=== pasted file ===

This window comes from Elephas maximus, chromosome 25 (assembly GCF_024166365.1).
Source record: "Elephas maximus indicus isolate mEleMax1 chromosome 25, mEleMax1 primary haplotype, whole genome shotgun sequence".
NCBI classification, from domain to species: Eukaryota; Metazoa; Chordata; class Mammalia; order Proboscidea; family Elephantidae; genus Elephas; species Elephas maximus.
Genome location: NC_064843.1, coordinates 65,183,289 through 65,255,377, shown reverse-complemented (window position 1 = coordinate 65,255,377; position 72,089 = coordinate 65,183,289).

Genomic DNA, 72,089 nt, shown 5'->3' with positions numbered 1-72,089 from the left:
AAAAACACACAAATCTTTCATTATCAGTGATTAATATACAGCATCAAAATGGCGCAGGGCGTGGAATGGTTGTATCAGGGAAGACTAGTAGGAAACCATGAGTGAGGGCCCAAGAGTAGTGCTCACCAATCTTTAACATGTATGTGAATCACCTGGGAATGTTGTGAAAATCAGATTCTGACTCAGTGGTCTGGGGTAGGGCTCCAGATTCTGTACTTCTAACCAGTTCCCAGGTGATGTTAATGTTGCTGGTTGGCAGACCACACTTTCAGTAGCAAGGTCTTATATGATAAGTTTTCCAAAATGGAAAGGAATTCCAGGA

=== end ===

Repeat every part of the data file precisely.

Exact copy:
This window comes from Elephas maximus, chromosome 25 (assembly GCF_024166365.1).
Source record: "Elephas maximus indicus isolate mEleMax1 chromosome 25, mEleMax1 primary haplotype, whole genome shotgun sequence".
NCBI classification, from domain to species: Eukaryota; Metazoa; Chordata; class Mammalia; order Proboscidea; family Elephantidae; genus Elephas; species Elephas maximus.
Genome location: NC_064843.1, coordinates 65,183,289 through 65,255,377, shown reverse-complemented (window position 1 = coordinate 65,255,377; position 72,089 = coordinate 65,183,289).

Genomic DNA, 72,089 nt, shown 5'->3' with positions numbered 1-72,089 from the left:
AAAAACACACAAATCTTTCATTATCAGTGATTAATATACAGCATCAAAATGGCGCAGGGCGTGGAATGGTTGTATCAGGGAAGACTAGTAGGAAACCATGAGTGAGGGCCCAAGAGTAGTGCTCACCAATCTTTAACATGTATGTGAATCACCTGGGAATGTTGTGAAAATCAGATTCTGACTCAGTGGTCTGGGGTAGGGCTCCAGATTCTGTACTTCTAACCAGTTCCCAGGTGATGTTAATGTTGCTGGTTGGCAGACCACACTTTCAGTAGCAAGGTCTTATATGATAAGTTTTCCAAAATGGAAAGGAATTCCAGGA